Were Grapes the Fruit that Adam and Eve Ate?

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Although I know you’re probably thinking “What does the fruit that Adam and Eve ate have to do with drinking?” And that’s a great question!

Wine/Grapevine?
It turns out there is a rabbinic text that associates wine with this fruit (bBerakhot 40a & bSanhedrin 70a-b):

תניא רבי מאיר אומר אותו אילן שאכל אדם הראשון ממנו גפן היהשאין לך דבר שמביא יללה לאדם אלא יין
רבי יהודה אומר חטה היה שאין התינוק יודע לקרוא אבא ואימא עד שיטעום טעם דגן
רבי נחמיה אומר תאנה היה שבדבר שקלקלו בו נתקנו שנאמר (בראשית ג, ז) ויתפרו עלה תאנה

It was taught: Rabbi Meir says: “The tree from which Adam the first man ate was a grapevine, since nothing else brings wailing upon a person, except for wine.”
Rabbi Yehudah says: “It was wheat, since an infant knows not how to call ‘Mommy’ or ‘Daddy’ until the infant tastes grain.”
Rabbi Nehemiah says: “It was a fig, since the thing that they messed up with, they repaired it, as it is said, ‘and they sewed a fig leaf’ (Gen. 3.7).”

So, wine gets brought up!

Ever since I first encountered this text over a decade-and-a-half ago, I found it fascinating as the rabbis attempted to identify what the fruit would be, although I admittedly I found both the logic compelling of the figs, as well as it was readily available.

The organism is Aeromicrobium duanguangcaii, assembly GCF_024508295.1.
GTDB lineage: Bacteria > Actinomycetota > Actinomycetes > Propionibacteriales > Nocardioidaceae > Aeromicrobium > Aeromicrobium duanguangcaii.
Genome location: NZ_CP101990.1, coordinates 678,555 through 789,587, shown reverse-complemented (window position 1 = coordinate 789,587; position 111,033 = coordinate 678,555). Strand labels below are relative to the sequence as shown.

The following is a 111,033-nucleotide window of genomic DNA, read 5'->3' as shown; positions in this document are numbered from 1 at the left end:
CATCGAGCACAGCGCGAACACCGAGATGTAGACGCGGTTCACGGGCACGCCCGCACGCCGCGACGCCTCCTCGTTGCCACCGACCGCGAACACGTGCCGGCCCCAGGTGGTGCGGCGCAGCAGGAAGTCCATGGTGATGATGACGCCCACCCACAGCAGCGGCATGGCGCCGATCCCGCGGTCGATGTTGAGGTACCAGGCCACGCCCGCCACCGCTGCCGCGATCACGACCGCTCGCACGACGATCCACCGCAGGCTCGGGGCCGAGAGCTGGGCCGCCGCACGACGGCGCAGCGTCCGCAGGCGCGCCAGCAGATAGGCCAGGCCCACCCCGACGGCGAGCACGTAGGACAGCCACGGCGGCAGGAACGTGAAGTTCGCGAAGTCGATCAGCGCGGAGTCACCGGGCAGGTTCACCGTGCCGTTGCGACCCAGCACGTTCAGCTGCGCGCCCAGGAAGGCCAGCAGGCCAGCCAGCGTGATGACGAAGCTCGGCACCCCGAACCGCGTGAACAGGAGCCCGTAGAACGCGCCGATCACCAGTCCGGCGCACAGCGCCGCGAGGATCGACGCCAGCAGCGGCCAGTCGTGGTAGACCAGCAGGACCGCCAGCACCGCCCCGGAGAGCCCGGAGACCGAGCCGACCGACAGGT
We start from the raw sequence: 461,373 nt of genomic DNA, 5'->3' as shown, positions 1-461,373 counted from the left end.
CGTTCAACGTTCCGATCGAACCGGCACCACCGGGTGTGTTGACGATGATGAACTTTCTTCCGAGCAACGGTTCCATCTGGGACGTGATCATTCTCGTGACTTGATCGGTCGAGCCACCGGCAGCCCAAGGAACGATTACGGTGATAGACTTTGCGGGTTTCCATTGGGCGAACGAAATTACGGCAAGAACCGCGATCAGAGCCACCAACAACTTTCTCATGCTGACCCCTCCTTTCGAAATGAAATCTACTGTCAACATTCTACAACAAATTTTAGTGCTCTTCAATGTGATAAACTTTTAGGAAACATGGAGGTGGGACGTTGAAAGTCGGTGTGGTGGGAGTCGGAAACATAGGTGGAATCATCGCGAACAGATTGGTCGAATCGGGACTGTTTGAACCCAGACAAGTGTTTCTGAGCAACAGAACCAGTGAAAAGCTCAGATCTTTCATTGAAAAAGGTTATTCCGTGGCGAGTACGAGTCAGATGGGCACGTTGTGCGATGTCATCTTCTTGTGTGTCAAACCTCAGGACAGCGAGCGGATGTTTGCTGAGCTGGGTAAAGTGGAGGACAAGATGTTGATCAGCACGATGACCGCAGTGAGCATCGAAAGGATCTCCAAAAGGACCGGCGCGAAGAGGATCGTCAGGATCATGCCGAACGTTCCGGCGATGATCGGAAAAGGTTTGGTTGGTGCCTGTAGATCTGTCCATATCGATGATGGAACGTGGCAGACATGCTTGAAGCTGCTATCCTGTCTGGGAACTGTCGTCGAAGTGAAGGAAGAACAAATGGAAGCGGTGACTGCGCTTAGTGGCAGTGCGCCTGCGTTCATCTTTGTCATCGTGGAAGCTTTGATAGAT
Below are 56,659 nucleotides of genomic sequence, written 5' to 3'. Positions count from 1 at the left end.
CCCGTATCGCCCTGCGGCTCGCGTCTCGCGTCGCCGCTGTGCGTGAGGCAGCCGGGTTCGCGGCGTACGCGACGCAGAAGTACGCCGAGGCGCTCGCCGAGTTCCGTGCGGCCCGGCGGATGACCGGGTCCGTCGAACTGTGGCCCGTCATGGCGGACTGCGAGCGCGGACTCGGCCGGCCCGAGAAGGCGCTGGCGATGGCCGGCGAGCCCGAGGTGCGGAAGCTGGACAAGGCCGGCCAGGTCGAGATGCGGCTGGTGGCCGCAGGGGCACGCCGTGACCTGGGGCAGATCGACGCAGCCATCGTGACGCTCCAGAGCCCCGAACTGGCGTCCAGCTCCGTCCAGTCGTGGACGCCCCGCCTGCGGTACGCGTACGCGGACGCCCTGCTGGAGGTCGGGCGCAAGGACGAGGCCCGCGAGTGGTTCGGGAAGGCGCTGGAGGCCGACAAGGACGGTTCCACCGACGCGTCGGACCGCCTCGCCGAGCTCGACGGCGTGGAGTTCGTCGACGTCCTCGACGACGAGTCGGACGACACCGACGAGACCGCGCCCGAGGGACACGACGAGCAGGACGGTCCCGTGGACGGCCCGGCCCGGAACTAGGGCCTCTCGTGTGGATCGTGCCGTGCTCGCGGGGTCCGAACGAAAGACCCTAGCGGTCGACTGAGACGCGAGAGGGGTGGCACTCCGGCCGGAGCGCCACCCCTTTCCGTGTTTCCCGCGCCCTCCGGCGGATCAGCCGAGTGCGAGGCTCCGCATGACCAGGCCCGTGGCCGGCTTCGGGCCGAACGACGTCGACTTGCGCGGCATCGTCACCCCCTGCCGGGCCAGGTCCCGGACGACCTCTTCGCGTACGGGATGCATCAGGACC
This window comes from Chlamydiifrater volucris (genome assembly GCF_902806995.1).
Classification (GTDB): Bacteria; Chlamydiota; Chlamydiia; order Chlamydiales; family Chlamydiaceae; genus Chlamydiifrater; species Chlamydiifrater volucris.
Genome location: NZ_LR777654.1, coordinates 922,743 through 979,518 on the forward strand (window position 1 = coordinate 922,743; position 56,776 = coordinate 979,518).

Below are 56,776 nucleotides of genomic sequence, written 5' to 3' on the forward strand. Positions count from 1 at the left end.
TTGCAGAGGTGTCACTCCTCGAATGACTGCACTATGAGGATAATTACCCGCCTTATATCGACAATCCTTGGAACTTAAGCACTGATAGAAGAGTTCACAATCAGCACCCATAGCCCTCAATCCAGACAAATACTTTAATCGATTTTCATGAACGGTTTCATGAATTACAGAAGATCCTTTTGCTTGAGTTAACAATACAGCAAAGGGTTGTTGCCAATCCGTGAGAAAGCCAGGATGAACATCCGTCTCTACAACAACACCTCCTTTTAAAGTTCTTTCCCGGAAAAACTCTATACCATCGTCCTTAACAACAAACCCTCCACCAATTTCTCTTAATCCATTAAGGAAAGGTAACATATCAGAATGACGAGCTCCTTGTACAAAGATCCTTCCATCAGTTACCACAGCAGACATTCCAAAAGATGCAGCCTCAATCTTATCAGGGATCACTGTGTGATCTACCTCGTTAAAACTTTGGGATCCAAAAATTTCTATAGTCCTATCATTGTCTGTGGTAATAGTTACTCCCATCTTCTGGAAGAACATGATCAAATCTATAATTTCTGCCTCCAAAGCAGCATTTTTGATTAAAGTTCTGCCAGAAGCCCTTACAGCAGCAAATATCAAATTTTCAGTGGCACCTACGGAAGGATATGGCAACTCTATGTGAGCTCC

Problematics of Wheat and Grapes
For me, what was problematic about the assertions of the wheat and the grapes were that the grapes need to be processed before being turned into wine, and the wheat needs to be processed before you could actually get to bread or some other grain product, so it’s not as readily edible.

Moreover, there is nothing within the text either involving or even mentioning the proximity of either wheat or grapes to Adam and Eve, whereas fig leaves were right there. Of course, another problem with Rabbi Yehudah’s assertion that the fruit was wheat is that wheat is not typically regarded as a “tree”.

Considering Rabbi Meir’s Grapevine Assertion
However, for our present purposes in the Jewish drinking context, it’s very fascinating to consider Rabbi Meir’s assertion that wailing comes upon the world because of wine. I am not sure how to take this assertion and am actually quite curious coming across this text to see how else Rabbi Meir treats wine in other statements of his. Nevertheless, his idea that the fruit that Adam and Eve ate were grapes, since it brings wailing upon the world, how does he mean it?

Does Rabbi Meir mean to say that wine could be something that would help reveal knowledge, which is a fascinating twist to this story, as wine helps uncover morality, reality, and other wisdom, or does he mean that wine-drinking could be discovering and learning something totally new, even if that ultimately brings upon crying about a sad new reality? A further possibility could be that sometimes when knowledge is discovered, it’s not always the most exciting and sometimes it can actually be quite hard to hear. A very different approach is taken by Rashi, who suggests that simply their consumption of the fruit caused death and wailing upon the world (רש”י על סנהדרין ע:, ד”ה שאין לך דבר שמביא יללה על אדם אלא יין and רש”י על ברכות מ. ד”ה שהוא הביא יללה).

Amongst these approaches (and there still be yet more approaches to Rabbi Meir’s statement), it is still a surprising statement that a grapevine would cause wailing, especially since it would still be on the tree and not fermented at all.

Thoughts?
I’m curious to hear any further thoughts, suggestions, or more on Rabbi Meir’s suggestion – please let me know (Drew@JewishDrinking.com)!

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